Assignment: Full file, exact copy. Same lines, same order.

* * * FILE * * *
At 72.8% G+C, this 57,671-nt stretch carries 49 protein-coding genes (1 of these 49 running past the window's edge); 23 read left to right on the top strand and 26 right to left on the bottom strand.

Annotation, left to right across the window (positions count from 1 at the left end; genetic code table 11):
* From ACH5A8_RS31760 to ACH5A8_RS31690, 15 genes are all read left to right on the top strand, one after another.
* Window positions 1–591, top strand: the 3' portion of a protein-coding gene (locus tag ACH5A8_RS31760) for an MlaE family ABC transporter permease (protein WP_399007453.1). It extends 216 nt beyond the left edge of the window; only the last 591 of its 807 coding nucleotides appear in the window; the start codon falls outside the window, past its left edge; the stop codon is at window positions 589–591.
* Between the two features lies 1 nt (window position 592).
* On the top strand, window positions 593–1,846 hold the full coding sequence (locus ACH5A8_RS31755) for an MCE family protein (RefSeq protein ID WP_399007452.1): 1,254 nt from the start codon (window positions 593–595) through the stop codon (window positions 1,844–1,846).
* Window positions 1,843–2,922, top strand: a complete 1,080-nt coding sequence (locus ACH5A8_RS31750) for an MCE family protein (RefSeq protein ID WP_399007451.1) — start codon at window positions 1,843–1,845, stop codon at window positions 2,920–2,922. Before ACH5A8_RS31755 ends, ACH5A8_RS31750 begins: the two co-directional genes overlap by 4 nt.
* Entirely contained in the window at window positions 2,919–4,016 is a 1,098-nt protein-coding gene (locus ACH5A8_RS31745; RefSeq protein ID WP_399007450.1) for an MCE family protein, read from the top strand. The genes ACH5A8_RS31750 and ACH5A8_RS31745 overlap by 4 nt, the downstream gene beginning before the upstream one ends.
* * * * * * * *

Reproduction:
At 72.8% G+C, this 57,671-nt stretch carries 49 protein-coding genes (1 of these 49 running past the window's edge); 23 read left to right on the top strand and 26 right to left on the bottom strand.

Annotation, left to right across the window (positions count from 1 at the left end; genetic code table 11):
* From ACH5A8_RS31760 to ACH5A8_RS31690, 15 genes are all read left to right on the top strand, one after another.
* Window positions 1–591, top strand: the 3' portion of a protein-coding gene (locus tag ACH5A8_RS31760) for an MlaE family ABC transporter permease (protein WP_399007453.1). It extends 216 nt beyond the left edge of the window; only the last 591 of its 807 coding nucleotides appear in the window; the start codon falls outside the window, past its left edge; the stop codon is at window positions 589–591.
* Between the two features lies 1 nt (window position 592).
* On the top strand, window positions 593–1,846 hold the full coding sequence (locus ACH5A8_RS31755) for an MCE family protein (RefSeq protein ID WP_399007452.1): 1,254 nt from the start codon (window positions 593–595) through the stop codon (window positions 1,844–1,846).
* Window positions 1,843–2,922, top strand: a complete 1,080-nt coding sequence (locus ACH5A8_RS31750) for an MCE family protein (RefSeq protein ID WP_399007451.1) — start codon at window positions 1,843–1,845, stop codon at window positions 2,920–2,922. Before ACH5A8_RS31755 ends, ACH5A8_RS31750 begins: the two co-directional genes overlap by 4 nt.
* Entirely contained in the window at window positions 2,919–4,016 is a 1,098-nt protein-coding gene (locus ACH5A8_RS31745; RefSeq protein ID WP_399007450.1) for an MCE family protein, read from the top strand. The genes ACH5A8_RS31750 and ACH5A8_RS31745 overlap by 4 nt, the downstream gene beginning before the upstream one ends.